Over 60 nations urge Taliban to let foreign nationals, Afghans leave

The joint statement released by the US Department of State comes after the Taliban entered Afghanistan's capital Kabul and seized control of the presidential palace.

Washington: Over 60 countries including the US, United Kingdom, Japan, Germany and Canada on Sunday (local time) urged “all parties” to safeguard the departure of foreign nationals and Afghans who wish to leave the war-torn country, and said that roads, airports and border crossing must remain open.

The joint statement released by the US Department of State comes after the Taliban entered Afghanistan’s capital Kabul and seized control of the presidential palace.

“Those in positions of power and authority across Afghanistan bear responsibility — and accountability — for the protection of human life and property, and for the immediate restoration of security and civil order,” read the statement released on late Sunday.

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Asserting that Afghan people deserve to live in safety, security and dignity, the statement said that the international community stand ready to assist them.

“Given the deteriorating security situation, we support, are working to secure, and call on all parties to respect and facilitate, the safe and orderly departure of foreign nationals and Afghans who wish to leave the country,” the statement added.

Joining the United States in the statement are: Australia, Austria, Bahamas, Belgium, Burkina Faso, Canada, Chile, Colombia, Costa Rica, Cote d’Ivoire, Czech Republic, Denmark, Dominican Republic, El Salvador, Estonia, The High Representative of the European Union for Foreign Affairs and Security Policy, Federated States of Micronesia, Fiji, Finland, France, Georgia, Germany, Ghana, Greece, Guatemala, Guyana, Haiti, Honduras, Iceland, Ireland, Italy, Japan, Latvia, Liberia, Lichtenstein, Lithuania, Luxembourg, Malta , Marshall Islands, Mauritania, Nauru, Netherlands, New Zealand, Niger, Norway, Palau, Panama, Paraguay, Poland, Portugal, Qatar, Republic of Korea, Republic of Cyprus, Romania, Sierra Leone, Slovakia, Slovenia, Spain, Suriname, Sweden, Togo, Tonga, Uganda, United Kingdom, Ukraine and Yemen. Afghanistan government collapsed earlier on Sunday with President Ashraf Ghani leaving the country and the Taliban’s entry into the capital, the New York Times reported. Taliban terrorists have assumed control of the Afghan capital of Kabul and have taken control of the presidential palace.

As the Taliban claimed control over the Afghan capital, several countries evacuated diplomatic personnel from the country, and crowds of people flocked to the Kabul airport in an attempt to leave Afghanistan.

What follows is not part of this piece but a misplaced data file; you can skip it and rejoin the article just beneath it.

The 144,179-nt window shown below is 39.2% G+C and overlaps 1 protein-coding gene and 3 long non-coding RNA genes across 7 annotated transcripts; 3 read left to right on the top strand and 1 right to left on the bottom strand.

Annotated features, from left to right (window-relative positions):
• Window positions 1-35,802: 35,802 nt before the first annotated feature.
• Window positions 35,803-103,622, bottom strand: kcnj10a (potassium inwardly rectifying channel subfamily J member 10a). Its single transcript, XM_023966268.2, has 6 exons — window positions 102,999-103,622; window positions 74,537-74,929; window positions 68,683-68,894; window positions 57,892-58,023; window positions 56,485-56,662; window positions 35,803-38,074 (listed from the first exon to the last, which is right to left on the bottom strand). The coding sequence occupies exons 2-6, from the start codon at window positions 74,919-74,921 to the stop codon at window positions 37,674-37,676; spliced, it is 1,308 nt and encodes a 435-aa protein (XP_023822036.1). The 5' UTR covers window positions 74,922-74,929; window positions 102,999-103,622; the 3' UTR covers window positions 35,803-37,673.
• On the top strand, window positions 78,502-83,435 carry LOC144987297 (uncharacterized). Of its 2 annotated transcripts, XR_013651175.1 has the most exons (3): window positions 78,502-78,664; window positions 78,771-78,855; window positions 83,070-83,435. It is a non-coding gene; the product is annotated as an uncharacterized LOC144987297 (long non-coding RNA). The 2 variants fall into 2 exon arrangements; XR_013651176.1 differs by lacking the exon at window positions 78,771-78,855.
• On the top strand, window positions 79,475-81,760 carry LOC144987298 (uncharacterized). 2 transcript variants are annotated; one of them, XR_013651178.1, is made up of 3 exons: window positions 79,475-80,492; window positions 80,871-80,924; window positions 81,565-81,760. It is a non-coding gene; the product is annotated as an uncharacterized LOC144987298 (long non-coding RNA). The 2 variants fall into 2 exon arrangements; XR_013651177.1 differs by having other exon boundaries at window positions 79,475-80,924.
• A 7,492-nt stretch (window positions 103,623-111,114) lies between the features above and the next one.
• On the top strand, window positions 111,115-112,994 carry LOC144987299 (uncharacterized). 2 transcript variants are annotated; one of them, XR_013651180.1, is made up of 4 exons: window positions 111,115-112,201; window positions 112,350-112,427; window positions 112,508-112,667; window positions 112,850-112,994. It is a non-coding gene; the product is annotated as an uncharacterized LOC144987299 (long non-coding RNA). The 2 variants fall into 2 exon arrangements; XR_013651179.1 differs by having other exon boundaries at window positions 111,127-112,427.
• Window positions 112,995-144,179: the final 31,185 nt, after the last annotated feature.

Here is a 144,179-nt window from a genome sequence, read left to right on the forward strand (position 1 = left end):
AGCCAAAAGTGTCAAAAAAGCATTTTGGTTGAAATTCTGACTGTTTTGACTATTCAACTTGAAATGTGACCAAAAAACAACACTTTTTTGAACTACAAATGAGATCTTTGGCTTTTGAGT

Reports suggest that the movement will soon proclaim the re-establishment of the Islamic Emirate of Afghanistan.

 Taliban deputy leader Mullah Baradar on Sunday said that the terror group’s victory, which saw all of the country’s major cities fall in a week, was unexpectedly swift and had no match in the world.

 In a short video message, he said the real test would begin now with meeting the expectations of the people and serving them by resolving their problems, Al Jazeera reported.

 Meanwhile, the United States has announced that it will be taking over air traffic control at Kabul airport and will expand the country’s security presence to nearly 6,000 troops to facilitate the safe departure of the American and allied personnel from Afghanistan via civilian and military flights.

In a joint statement on Sunday, the US Department of State and Department of Defence said the US will be transferring thousands of American citizens as well as locally employed staff of the US mission in Kabul and their families over the coming days.

The US has flown approximately 500 staff members from the US Embassy in Kabul out of Afghanistan today, a defence official told CNN. Approximately 4,000 US Embassy staff members are still to fly out of the country, including US citizens and Afghan nationals who work for the embassy, two defence officials said. Meanwhile, Spokesman for the Taliban’s political office, Mohammad Naeem, stated that all embassies and foreign diplomatic missions are safe in Kabul, urging “everyone” in the city to remain “in complete confidence”. “We assure all embassies, diplomatic missions, institutions, and residences of foreign nationals in Kabul that there is no danger to them. Everyone in Kabul must be in complete confidence, and the forces of the Islamic Emirate are tasked with maintaining security in Kabul and other cities in the country”, his tweet reads.

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